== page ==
Mounts

It is possible to mount directories from the host to containers. What makes this complicated are user namespaces. If the containers are to have access to directories and files in the mountpoint, you need change their ownership to match the container's user namespace. Sharing data between containers in different user namespaces is not possible, as they cannot access each other's data.

Changing ownerships

Let's prepare a shared directory for containers using the same user namespace:

# Create a user
osctl user new --ugid 10000 --map 0:888000:65536 shareduserns

# Create a container
osctl ct new --user shareduserns --from-archive ubuntu-16.04-x86_64-vpsfree.tar.gz myct01

# Prepare directory
mkdir -p /var/shared

# Create some test files
cd /var/shared
mkdir dir1 dir2
touch file1 file2 dir1/file dir2/file

Now we can bind-mount this directory to one or more containers:

osctl ct mounts new \
                    --fs /var/shared \
                    --type bind \
                    --opts bind,rw,create=dir \
                    --mountpoint /mnt/shared \
                    myct01

When you attempt to access those files from the container, you will not have permission:

osctl ct attach myct01

root@myct01:/# ls -l /mnt/shared/
total 0
drwxr-xr-x 2 nobody nogroup 60 Jan 10 10:45 dir1
drwxr-xr-x 2 nobody nogroup 60 Jan 10 10:45 dir2
-rw-r--r-- 1 nobody nogroup  0 Jan 10 10:45 file1
-rw-r--r-- 1 nobody nogroup  0 Jan 10 10:45 file2

root@myct01:/# echo yay > /mnt/shared/file1 
bash: /mnt/shared/file1: Permission denied

As you can see, because the files are not in the container's user namespace, it has no access. The files need to be chowned into the user namespace. Since the user we created has user/group IDs shifted by 888000, if we chown the files to 888000:888000, they will appear to be owned as root in the container.

chown -R 888000:888000 /var/shared

osctl ct attach myct01

root@myct01:/# ls -l /mnt/shared/
total 0
drwxr-xr-x 2 root root 60 Jan 10 10:45 dir1
drwxr-xr-x 2 root root 60 Jan 10 10:45 dir2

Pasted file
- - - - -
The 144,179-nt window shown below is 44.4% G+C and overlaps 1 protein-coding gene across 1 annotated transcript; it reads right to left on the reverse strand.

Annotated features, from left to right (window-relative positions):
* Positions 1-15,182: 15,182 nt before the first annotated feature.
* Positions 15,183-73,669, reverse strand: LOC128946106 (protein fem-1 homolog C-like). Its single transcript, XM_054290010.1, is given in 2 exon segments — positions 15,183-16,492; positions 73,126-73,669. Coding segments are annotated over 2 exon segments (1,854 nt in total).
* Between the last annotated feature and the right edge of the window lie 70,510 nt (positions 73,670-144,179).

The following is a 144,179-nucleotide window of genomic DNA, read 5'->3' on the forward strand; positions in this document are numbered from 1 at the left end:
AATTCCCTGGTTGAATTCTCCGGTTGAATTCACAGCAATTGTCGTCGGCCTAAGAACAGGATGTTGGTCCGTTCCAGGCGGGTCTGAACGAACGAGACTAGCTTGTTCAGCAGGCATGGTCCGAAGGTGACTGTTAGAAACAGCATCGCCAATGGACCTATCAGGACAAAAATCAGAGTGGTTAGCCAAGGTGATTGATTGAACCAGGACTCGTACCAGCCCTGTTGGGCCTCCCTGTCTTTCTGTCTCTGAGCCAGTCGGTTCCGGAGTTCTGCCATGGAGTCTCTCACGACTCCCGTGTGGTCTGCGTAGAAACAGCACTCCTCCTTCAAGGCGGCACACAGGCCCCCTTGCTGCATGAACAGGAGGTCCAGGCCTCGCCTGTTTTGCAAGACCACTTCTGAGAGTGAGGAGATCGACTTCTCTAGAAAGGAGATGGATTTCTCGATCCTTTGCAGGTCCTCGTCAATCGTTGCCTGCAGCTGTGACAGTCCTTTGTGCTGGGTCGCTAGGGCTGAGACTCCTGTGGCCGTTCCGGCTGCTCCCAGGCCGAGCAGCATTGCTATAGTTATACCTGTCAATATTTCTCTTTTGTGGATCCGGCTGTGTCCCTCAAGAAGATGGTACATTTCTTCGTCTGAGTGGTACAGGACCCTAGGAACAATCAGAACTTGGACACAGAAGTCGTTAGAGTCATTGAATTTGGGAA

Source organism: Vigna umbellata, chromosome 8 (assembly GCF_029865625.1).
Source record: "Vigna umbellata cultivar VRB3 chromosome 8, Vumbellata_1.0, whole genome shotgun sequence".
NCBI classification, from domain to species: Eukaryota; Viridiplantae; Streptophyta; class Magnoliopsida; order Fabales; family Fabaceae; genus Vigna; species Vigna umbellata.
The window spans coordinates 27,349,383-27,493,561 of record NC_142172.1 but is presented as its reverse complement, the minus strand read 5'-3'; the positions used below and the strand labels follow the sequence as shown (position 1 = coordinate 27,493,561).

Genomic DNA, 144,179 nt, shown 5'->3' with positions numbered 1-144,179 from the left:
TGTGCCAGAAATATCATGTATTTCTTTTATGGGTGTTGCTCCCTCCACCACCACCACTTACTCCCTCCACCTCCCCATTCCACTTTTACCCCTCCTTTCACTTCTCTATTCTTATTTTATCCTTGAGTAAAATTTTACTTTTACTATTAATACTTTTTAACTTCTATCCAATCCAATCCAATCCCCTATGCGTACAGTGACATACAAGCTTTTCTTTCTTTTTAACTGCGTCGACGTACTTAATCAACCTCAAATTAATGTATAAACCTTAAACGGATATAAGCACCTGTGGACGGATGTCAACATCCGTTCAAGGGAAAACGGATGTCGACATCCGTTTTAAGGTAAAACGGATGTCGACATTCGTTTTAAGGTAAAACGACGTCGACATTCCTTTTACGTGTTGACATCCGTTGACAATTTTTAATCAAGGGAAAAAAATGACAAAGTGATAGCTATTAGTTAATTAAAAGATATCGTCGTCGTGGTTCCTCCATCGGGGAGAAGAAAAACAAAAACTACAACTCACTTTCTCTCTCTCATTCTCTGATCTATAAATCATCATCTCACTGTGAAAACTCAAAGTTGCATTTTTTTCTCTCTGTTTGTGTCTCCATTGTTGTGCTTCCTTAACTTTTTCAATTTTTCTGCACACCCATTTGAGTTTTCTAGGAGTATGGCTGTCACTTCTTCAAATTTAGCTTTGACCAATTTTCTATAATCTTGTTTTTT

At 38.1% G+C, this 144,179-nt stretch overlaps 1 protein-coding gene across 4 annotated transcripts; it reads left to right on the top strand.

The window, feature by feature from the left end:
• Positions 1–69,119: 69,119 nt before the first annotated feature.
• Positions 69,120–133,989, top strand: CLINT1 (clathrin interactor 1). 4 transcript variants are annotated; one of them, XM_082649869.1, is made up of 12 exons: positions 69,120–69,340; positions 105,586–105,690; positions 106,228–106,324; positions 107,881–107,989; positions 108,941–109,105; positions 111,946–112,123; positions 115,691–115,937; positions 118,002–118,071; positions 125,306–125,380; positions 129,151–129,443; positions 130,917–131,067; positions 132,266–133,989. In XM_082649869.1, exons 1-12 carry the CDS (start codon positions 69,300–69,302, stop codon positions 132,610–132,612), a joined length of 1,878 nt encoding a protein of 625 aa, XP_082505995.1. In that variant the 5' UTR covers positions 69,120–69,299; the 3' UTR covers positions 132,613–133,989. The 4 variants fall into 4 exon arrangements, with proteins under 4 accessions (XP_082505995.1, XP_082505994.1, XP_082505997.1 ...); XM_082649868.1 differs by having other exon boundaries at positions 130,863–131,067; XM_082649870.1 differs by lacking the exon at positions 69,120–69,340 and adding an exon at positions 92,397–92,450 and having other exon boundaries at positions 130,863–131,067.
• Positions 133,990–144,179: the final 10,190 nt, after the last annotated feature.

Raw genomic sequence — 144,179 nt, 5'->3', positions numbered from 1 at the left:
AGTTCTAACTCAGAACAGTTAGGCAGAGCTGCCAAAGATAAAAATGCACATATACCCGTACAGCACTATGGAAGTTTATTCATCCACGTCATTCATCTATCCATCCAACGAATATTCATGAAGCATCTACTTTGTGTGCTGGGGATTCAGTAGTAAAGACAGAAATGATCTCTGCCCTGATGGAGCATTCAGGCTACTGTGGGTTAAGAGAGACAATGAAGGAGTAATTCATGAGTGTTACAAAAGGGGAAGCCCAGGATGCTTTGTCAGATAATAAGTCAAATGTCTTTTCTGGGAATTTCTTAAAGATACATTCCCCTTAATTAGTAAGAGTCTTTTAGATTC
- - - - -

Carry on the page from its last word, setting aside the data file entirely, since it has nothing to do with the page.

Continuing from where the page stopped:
-rw-r--r-- 1 root root  0 Jan 10 10:45 file1
-rw-r--r-- 1 root root  0 Jan 10 10:45 file2

root@myct01:/# echo yay > /mnt/shared/file1
root@myct01:/# cat /mnt/shared/file1
yay

ZFS UID/GID mapping

Changing ownership of all files and directories to share can take a long time, depending on how many files you have. In fact, the same rules apply for the container's rootfs. To avoid chowning files altogether, we patched our ZFS to handle UID/GID mapping at runtime. Let's prepare a shared dataset for the same user and container as above.

zfs create tank/shared

To enable UID/GID mapping, you can set uidmap and gidmap properties. Set both properties to map user/group IDs based on the osctl's user configuration:

zfs unmount tank/shared
zfs set uidmap="0:888000:666000" gidmap="0:888000:65536" tank/shared
zfs mount tank/shared

The format for uidmap and gidmap properties is: <uid within user namespace>:<uid as seen on the host>:<number of mapped ids>. Multiple mappings can be separated by a comma.

Now, prepare some test files:

cd /tank/shared
mkdir dir1 dir2
touch file1 file2 dir1/file dir2/file

Bind-mount the dataset into the container:

osctl ct mounts new \
                    --fs /tank/shared \
                    --type bind \
                    --opts bind,rw,create=dir \
                    --mountpoint /mnt/shared \
                    myct01

And the container has access to those files immediately:

osctl ct attach myct01

root@myct01:/# ls -l /tank/shared/
total 0
drwxr-xr-x 2 root root 60 Jan 10 10:45 dir1
drwxr-xr-x 2 root root 60 Jan 10 10:45 dir2
-rw-r--r-- 1 root root  0 Jan 10 10:45 file1
-rw-r--r-- 1 root root  0 Jan 10 10:45 file2

root@myct01:/# echo yay > /tank/shared/file1
root@myct01:/# cat /mnt/shared/file1
yay

The UID/GID mapping can be changed without any cost, except that the dataset has to be remounted. ZFS does not store mapped UIDs/GIDs on disk, the shifting happens at runtime, based on the properties. If you send/receive the dataset elsewhere, UIDs/GIDs will not be shifted, unless you set uidmap/gidmap properties on the target dataset as well.